More latitude for the organizers of the selective distribution system? | SSW Legal Alert
On July 26th, 2017 the opinion of the advocate general of the Court of Justice of the EU on the high-profile case Coty Germany GmbH v Parfümerie Akzente GmbH (C‑230/16) has been delivered. The case concerns, among others, admissibility of applying clauses in selective distribution agreements aiming to restrict using third-party platforms (in this case amazon.de) for Internet sales by retailers. Although this opinion is not binding for the Court it may help to reasonably predict which direction the Court will follow in its judgement (since in practice Court’s judgments are often compatible with the opinion of the advocate general).
A selective distribution is a system where the supplier undertakes to sell the goods or services covered by a vertical agreement, either directly or indirectly, only to distributors selected on the basis of specified criteria and where these distributors undertake not to sell such goods or services to unauthorized distributors. In case of the qualitative selective distribution, distributors are selected solely on the basis of the objective criteria related to the character of the product. Such model is generally admissible provided that the following criteria are cumulatively met (so called Metro criteria):
- introduction of the selective distribution system is justified by the character (features) of the products, in particular their high quality or highly technical nature, in order to preserve their quality and to ensure that they are correctly used;
- resellers must be chosen on the basis of objective criteria of a qualitative nature which are determined uniformly for all potential resellers and applied in a non-discriminatory manner;
- the criteria defined must not go beyond what is necessary.
The advocate’s general opinion is crucial for the entrepreneurs active in the selective distribution network due to, at least, two reasons.
Firstly, as the advocate general indicates, the character of the products justifying introduction of the selective distribution system, including their characteristics may result not only from material features (such as high technical quality), but also from the “luxury” image of the products (brand). Consequently, the selective distribution agreement aiming to ensure such image is compatible with the EU competition law as long as Metro criteria are met.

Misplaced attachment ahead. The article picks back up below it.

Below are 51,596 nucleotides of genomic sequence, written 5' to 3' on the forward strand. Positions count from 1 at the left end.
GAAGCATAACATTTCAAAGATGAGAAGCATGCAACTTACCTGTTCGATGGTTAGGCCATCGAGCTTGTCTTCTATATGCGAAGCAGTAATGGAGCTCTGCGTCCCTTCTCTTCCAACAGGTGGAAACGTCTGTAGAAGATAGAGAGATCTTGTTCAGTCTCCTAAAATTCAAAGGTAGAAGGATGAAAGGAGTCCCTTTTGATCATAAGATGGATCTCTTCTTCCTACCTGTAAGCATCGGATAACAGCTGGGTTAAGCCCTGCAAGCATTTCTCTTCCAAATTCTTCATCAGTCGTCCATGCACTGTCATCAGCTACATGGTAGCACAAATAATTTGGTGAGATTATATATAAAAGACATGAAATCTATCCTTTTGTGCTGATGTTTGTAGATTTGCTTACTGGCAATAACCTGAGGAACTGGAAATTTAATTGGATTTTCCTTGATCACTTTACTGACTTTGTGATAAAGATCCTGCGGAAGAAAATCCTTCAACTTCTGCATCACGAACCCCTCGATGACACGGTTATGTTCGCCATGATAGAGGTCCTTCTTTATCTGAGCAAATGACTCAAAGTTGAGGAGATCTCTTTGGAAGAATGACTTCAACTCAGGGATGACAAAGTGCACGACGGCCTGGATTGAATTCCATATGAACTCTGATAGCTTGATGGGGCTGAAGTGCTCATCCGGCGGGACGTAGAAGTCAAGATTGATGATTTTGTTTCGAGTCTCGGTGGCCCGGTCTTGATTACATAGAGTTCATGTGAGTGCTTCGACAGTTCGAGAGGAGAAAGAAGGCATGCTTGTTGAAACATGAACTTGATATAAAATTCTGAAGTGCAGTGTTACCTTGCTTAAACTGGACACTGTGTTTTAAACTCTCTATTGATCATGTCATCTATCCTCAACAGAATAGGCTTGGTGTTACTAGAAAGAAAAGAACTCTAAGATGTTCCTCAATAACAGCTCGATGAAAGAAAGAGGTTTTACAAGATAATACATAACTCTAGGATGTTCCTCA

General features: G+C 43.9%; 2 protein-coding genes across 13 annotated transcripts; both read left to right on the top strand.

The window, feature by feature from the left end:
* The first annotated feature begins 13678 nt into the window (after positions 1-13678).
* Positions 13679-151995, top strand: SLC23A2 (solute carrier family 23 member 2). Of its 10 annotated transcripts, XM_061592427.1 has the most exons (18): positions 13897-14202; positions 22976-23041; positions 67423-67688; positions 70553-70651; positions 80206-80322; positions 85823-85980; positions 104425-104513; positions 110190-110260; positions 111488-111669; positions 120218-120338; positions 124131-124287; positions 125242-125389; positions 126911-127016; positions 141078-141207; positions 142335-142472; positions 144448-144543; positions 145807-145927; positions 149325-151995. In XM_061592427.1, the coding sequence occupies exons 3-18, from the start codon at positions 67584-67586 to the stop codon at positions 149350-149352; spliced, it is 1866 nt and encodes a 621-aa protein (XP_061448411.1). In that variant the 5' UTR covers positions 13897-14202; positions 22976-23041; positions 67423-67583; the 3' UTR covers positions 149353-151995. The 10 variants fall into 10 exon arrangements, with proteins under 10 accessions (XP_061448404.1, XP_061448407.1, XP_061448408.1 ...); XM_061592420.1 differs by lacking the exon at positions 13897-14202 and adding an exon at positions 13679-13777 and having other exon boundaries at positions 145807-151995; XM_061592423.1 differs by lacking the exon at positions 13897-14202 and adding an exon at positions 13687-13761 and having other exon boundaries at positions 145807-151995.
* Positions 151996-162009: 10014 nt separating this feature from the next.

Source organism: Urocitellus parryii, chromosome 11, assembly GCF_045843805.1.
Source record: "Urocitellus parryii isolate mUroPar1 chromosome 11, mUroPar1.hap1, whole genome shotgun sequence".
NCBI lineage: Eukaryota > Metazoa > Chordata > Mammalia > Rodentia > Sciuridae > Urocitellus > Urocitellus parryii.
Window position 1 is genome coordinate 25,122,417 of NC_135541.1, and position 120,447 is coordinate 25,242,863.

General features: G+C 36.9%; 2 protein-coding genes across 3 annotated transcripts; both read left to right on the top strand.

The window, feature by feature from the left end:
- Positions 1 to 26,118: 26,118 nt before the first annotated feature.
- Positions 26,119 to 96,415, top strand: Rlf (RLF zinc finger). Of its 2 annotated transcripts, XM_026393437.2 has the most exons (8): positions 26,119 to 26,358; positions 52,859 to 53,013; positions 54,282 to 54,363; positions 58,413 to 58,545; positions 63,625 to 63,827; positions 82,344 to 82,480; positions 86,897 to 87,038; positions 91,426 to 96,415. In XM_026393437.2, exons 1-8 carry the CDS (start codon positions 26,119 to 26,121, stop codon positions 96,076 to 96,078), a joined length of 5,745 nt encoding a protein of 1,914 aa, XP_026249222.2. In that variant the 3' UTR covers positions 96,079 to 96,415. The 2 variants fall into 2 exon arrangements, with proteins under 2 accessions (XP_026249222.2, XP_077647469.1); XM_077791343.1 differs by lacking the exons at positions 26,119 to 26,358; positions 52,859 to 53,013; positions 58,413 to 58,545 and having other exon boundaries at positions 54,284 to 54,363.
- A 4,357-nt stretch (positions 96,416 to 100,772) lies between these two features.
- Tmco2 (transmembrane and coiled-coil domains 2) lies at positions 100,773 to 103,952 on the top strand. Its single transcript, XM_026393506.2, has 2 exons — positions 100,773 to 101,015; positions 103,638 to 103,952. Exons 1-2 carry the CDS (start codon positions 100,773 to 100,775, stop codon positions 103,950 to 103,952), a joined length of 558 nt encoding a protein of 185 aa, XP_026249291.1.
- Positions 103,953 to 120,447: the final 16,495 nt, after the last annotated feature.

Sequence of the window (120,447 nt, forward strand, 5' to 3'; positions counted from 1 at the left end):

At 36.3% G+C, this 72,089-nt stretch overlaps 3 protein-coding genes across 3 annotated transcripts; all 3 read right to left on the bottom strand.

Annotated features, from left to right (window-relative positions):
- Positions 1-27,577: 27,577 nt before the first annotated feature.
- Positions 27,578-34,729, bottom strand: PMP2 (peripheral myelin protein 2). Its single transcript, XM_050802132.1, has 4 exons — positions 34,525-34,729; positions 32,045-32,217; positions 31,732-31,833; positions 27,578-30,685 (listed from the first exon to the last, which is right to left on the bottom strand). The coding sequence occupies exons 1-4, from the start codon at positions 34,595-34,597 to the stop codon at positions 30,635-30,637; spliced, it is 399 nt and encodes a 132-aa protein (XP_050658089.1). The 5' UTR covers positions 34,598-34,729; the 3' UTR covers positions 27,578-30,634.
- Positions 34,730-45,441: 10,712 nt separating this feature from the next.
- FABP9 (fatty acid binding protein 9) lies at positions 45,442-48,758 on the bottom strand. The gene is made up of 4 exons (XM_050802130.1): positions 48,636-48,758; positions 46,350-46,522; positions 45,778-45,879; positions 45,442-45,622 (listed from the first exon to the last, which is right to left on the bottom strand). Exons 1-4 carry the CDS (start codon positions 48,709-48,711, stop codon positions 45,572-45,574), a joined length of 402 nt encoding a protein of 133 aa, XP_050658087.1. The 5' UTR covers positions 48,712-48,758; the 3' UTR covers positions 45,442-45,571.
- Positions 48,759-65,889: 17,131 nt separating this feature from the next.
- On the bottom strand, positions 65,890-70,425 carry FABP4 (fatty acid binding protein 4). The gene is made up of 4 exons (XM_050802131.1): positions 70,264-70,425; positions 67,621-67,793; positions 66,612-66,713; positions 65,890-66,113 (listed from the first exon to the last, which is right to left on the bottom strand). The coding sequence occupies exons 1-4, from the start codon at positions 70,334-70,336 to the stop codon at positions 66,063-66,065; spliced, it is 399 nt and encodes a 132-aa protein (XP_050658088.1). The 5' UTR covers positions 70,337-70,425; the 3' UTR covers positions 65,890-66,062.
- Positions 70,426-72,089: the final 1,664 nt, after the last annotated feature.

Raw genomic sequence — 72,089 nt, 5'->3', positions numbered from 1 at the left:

Secondly, in the advocate’s general view, as long as Metro criteria are met, a contractual clause incorporating a prohibition on authorized distributors of a distribution network making use in a discernible manner of third-party platforms for online sales (so called platform/marketplace bans) is also compatible with the EU competition law. It is pointed out in the opinion that such a ban is admissible as long as it may improve competition based on the qualitative criteria (i.e. other than the product’s price). The advocate general indicated in this context that the ban may be justified by meeting and controlling qualitative criteria (such as providing additional services or presenting the product in a given manner). As rightly noticed, in case of using third-party platforms, the organizers of the network no longer have control over presentation and image of their products.
The advocate’s general opinion is undoubtedly advantageous for the entrepreneurs organizing selective distribution systems. If the Court of Justice shares the advocate’s opinion, the entrepreneurs will be ensured with more latitude in drafting distribution agreements and imposing obligation on their resellers. It seems that the advocate’s general opinion is coherent with the European Commission’s approach that has been recently taken in the final report on the e-commerce sector inquiry. The Commission indicated in its report that marketplace bans should not be considered as hardcore restrictions of competition. It means that the Commission also sees the possibility to apply block exemptions from the general prohibition on anticompetitive agreements to marketplace bans.
SSW constantly monitors development on the Coty Germany case as well closely follows the approach of Polish and EU bodies on restrictions applied on the e-commerce market.
SSW specialists assist the Clients in designing and/or optimizing their distribution/franchise systems and drafting relevant agreements (including dedicated financial programs) in accordance with competition law as well as represent the Clients in disputes and proceedings regarding competition law infringements.
Jakub Jędrzejewski, Counsel, Attorney at law
Filip Drgas, Junior Associate